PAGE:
Juvenile justice reform falls short in Louisville as 14 teenagers face murder charges in 2017
Right now in Kentucky, kids can break the law four times without ever seeing a judge.
EDITOR'S NOTE: This is a follow-up to an investigation into Louisville's juvenile justice system that aired on May 22, 2017. The title was, "WDRB Investigation: New KY law contributes to rise in Louisville juvenile crime."
LOUISVILLE, Ky. (WDRB) -- Young lives taking lives is Louisville's newest crisis.
So far this year, Louisville Metro Police has charged 14 juveniles with murder. Three were added to the list this week, all just 15 years old, accused of killing newlywed Jason Spencer on Sunday during a robbery as he walked in the Highlands with his wife. The Spencers were just one day back from their honeymoon.
The number of teenagers charged with murder so far this year nearly doubles the eight charged in all of 2016.
To Meme Bard, whose 62-year-old father Lonnie is one of the victims, they're more than just numbers.
"Basically, he was internally decapitated, so his spine had disconnected from his skull," she said. "He had a limp from nerve damage, couldn't run. He couldn't even put his arm up to protect himself, so he definitely was targeted and taken advantage of."
Bard said seven teenagers are being prosecuted for murder and robbery from the July 24 case. Police said the attack on the elder Bard was unprovoked. He was walking down Stone Alley near South 22nd Street in west Louisville returning home from his mother's house.
"It's a danger to all of us in the city," said Assistant Commonwealth's Attorney Elizabeth Jones Brown.
Reform prompted by Senate Bill 200 shifted courts and police into incarcerating as few kids as possible, but as Louisville's juvenile jail counts go down, the city's juvenile crime rates spike.
Right now in Kentucky, kids can break the law four times without ever seeing a judge. They can be charged with three misdemeanors and a felony and still be eligible for diversion, which consists of simply a promise and a plan with a court designated worker not to do it again.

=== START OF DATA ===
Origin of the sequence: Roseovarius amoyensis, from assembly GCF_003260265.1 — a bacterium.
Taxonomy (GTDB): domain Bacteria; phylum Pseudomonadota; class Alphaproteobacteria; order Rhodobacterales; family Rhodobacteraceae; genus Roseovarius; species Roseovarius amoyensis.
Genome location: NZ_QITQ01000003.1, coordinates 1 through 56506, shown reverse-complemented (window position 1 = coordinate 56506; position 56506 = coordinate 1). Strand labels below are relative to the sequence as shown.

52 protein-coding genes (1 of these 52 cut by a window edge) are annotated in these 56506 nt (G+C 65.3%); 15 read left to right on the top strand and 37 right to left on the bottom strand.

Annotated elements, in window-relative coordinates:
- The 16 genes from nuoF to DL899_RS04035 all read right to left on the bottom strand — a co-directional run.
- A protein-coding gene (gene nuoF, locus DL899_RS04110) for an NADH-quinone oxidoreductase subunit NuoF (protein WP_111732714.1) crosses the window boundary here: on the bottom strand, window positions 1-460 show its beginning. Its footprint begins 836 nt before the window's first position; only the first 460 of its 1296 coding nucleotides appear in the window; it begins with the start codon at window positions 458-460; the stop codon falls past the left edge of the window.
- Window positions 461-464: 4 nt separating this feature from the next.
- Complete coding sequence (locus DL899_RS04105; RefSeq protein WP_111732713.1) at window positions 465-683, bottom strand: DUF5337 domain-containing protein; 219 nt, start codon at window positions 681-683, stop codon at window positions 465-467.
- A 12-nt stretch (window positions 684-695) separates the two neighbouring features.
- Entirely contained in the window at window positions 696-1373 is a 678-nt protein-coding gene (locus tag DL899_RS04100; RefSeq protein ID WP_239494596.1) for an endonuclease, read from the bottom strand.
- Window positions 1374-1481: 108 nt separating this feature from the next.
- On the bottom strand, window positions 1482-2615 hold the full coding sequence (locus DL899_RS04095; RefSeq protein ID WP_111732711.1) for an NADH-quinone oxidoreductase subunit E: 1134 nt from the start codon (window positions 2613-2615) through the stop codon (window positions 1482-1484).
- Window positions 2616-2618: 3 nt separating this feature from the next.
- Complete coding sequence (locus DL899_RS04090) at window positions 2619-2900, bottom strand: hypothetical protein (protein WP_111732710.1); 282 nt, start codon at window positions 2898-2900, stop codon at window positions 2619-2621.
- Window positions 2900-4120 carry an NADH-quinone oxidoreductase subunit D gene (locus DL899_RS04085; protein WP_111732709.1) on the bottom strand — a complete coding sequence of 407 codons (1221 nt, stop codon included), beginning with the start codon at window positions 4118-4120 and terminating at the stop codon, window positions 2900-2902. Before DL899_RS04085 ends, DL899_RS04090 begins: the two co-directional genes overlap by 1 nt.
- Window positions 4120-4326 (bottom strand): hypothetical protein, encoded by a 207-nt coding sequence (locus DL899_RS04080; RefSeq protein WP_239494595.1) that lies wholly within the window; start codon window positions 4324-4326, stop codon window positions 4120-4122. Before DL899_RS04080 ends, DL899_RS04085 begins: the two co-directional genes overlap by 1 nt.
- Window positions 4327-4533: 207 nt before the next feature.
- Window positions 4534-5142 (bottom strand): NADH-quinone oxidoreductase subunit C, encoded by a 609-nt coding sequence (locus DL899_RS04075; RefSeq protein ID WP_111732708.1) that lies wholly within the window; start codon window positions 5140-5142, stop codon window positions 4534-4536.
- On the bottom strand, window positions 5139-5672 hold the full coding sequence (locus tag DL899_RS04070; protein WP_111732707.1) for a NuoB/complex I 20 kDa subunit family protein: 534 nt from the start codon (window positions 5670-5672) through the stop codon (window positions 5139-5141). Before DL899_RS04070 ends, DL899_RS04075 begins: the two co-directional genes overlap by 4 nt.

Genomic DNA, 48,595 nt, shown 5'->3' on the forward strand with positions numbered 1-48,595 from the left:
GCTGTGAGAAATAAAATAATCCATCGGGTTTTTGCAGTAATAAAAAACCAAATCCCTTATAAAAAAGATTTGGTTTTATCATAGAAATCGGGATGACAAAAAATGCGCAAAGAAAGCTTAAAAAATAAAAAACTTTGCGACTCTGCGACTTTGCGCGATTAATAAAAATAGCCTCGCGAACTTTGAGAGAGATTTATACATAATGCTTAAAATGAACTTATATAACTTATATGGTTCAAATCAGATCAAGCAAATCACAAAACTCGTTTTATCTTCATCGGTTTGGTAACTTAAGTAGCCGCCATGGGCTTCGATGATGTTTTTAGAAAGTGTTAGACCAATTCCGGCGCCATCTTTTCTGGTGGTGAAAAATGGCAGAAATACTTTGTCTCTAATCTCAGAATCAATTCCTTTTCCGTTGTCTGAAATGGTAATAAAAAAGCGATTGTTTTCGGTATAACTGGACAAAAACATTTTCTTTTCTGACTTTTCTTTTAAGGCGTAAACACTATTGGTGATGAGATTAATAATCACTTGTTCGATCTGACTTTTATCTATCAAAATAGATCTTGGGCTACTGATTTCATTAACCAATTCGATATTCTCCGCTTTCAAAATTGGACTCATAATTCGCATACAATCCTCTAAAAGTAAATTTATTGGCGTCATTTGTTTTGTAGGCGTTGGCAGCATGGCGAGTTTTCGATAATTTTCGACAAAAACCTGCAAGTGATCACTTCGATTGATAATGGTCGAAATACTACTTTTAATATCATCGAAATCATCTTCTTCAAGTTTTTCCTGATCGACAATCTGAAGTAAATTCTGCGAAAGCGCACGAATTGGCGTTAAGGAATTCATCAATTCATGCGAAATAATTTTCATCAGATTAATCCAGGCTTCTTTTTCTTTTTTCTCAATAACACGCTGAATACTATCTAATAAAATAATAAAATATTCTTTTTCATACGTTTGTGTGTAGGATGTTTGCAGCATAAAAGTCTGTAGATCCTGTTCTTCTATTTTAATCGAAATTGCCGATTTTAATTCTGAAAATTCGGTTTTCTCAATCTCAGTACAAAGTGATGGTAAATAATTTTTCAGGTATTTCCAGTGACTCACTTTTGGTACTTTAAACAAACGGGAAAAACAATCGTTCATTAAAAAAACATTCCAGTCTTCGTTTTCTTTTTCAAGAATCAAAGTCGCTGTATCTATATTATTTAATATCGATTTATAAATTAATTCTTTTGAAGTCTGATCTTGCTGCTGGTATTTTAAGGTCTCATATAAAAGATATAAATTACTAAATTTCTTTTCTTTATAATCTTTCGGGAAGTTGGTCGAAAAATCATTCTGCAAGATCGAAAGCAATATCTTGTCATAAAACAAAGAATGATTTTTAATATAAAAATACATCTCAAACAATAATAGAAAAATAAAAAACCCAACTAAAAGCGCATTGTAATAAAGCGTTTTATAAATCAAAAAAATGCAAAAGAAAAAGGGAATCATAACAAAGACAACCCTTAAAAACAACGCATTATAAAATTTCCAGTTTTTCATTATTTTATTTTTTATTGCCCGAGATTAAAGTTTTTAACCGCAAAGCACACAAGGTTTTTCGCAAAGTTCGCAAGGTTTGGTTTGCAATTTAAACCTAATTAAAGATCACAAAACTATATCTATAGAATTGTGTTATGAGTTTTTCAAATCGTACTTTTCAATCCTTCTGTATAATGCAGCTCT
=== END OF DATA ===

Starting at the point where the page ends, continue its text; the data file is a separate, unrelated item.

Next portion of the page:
"I think it emboldens them," said Jones Brown, who handles most of the juvenile murder cases in Jefferson County once they're waived up to adult court.
"For instance, I had a case where a juvenile said to detectives, 'I'll be happy to confess to this, because I know I'll just get out.'"
WDRB has confirmed that at least two of the three 15 year olds charged with killing Spencer were already in trouble and on home incarceration.
At least three of the six minors shot at South 17th and Prentice Streets last month were also on a form of HIP, and the 17 year old accused of killing Kontar Roberson on Oct. 9 was also on house arrest.
"It's heartbreaking where you see the forks in the road, where this could have been stopped, and it wasn't, and a life could have been saved had different choices been made along the way," Jones said.
Bard agrees that it's heartbreaking. She agrees that her father's murder could have been prevented.
"Actually, all of the kids have a record except for one," she said.
The cases of all 14 minors charged with murder in the city in 2017 remain in juvenile court, sealing their names from the public for now. Prosecutors are in the process waiving them up to circuit court and charging them as adults.
Copyright 2017 by WDRB News. All rights reserved.